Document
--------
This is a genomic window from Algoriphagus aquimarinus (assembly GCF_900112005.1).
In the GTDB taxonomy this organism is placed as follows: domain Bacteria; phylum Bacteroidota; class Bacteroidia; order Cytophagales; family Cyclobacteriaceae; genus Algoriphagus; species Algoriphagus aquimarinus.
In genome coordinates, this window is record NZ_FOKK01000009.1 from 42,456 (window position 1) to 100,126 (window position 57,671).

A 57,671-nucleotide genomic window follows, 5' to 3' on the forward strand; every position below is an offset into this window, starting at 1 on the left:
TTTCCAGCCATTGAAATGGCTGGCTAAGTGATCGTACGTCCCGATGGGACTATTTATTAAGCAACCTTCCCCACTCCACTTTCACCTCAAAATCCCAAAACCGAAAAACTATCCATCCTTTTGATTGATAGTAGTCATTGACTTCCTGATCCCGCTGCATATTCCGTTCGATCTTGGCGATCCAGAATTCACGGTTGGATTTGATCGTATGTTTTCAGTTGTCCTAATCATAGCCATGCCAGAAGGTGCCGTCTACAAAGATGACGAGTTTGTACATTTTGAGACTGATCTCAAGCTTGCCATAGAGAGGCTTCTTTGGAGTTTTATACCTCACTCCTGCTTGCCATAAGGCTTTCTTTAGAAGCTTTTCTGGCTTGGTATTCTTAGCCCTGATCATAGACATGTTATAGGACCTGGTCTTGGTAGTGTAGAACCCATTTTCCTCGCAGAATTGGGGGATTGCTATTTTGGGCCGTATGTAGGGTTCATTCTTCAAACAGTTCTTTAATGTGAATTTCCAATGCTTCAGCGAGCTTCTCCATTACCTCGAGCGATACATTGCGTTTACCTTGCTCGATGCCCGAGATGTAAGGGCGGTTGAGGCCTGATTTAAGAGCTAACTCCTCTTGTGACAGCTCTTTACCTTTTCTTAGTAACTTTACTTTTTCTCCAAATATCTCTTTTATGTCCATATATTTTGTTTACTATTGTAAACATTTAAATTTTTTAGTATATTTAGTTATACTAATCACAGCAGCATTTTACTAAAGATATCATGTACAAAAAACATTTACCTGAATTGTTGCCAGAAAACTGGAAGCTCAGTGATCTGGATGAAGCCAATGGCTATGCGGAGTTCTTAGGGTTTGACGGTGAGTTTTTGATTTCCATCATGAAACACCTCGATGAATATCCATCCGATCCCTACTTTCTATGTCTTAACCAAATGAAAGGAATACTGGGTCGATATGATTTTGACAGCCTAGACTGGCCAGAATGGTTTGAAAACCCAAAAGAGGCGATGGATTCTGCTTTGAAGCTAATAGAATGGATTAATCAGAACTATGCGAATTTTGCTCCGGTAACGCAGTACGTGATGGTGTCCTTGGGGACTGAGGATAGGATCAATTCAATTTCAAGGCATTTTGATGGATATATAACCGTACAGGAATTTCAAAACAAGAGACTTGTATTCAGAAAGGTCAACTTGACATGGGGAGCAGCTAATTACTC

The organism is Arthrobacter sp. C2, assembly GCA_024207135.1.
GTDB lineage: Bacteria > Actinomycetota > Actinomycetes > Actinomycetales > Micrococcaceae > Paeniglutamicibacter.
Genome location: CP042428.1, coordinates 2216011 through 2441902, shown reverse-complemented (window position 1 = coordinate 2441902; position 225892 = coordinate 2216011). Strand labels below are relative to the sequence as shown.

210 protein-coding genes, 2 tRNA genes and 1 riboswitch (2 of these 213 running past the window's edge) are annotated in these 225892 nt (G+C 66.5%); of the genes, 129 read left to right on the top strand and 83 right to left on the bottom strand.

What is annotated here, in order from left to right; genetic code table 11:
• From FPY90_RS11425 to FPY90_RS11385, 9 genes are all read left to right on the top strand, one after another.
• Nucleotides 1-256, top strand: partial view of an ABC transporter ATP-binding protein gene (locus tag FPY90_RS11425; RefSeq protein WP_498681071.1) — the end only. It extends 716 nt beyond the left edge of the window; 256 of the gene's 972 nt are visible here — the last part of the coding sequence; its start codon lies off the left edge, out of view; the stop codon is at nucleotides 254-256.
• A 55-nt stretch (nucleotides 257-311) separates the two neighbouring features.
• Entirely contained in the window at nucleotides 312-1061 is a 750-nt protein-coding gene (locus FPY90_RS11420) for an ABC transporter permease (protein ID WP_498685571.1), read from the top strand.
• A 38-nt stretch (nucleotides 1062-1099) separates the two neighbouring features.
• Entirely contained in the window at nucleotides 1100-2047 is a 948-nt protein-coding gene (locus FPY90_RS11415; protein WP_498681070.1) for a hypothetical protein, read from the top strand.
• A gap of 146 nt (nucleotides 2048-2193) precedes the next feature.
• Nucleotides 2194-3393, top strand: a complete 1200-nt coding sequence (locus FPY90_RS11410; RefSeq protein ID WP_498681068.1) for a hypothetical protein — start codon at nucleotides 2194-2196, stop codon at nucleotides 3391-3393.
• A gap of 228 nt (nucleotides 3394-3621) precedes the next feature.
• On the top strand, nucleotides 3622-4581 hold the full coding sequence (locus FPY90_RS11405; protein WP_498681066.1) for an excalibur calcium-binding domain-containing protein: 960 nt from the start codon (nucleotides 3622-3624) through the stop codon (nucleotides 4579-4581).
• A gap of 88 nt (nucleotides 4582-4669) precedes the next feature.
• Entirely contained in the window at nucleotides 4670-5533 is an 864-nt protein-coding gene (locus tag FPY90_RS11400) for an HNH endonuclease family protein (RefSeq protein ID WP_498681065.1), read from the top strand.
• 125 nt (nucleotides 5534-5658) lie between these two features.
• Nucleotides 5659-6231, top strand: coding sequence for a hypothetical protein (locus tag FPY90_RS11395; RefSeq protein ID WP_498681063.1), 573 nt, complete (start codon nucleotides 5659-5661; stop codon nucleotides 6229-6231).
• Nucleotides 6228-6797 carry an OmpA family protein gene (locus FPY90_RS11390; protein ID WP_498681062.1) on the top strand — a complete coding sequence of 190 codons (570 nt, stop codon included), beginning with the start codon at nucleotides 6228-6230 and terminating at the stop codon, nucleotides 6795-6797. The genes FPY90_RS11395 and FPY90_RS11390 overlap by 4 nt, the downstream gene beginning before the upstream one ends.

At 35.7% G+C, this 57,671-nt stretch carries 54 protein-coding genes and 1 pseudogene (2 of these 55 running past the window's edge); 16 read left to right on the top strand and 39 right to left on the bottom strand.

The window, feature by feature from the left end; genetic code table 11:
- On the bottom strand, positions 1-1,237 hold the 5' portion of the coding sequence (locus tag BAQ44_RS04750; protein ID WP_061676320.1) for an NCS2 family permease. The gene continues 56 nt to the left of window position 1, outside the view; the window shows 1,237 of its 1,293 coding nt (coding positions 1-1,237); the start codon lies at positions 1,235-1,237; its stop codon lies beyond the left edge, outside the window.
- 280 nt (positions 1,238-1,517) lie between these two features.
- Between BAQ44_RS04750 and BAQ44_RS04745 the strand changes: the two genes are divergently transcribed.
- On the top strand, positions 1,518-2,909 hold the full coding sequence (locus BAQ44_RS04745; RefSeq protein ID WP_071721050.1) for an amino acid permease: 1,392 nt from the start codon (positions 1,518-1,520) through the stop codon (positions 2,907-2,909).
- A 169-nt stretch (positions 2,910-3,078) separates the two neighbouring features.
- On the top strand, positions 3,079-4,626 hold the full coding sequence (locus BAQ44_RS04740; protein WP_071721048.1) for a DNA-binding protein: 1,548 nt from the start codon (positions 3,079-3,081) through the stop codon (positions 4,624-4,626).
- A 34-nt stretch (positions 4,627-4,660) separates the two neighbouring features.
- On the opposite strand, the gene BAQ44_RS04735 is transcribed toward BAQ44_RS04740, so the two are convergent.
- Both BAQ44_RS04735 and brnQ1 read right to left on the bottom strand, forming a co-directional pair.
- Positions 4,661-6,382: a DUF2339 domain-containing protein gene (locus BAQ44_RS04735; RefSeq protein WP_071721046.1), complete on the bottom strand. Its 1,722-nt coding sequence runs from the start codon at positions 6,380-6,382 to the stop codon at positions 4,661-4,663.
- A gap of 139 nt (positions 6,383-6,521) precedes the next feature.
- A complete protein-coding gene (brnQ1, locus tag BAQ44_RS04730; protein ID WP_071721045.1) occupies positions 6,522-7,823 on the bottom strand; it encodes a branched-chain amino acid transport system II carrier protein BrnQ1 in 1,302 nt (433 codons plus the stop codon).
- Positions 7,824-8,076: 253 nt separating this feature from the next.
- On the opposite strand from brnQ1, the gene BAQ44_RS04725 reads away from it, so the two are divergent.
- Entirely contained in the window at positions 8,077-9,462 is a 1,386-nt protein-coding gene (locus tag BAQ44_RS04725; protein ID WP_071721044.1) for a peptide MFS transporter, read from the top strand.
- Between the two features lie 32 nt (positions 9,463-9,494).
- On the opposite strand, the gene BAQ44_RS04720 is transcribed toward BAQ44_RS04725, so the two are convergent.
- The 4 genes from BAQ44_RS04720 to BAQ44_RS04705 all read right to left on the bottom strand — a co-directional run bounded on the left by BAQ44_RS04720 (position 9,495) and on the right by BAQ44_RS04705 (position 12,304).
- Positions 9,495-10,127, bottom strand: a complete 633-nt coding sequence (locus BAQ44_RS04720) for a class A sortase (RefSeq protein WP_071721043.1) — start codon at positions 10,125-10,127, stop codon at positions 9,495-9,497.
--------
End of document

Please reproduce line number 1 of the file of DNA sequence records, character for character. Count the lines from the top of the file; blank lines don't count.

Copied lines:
This is a genomic window from Algoriphagus aquimarinus (assembly GCF_900112005.1).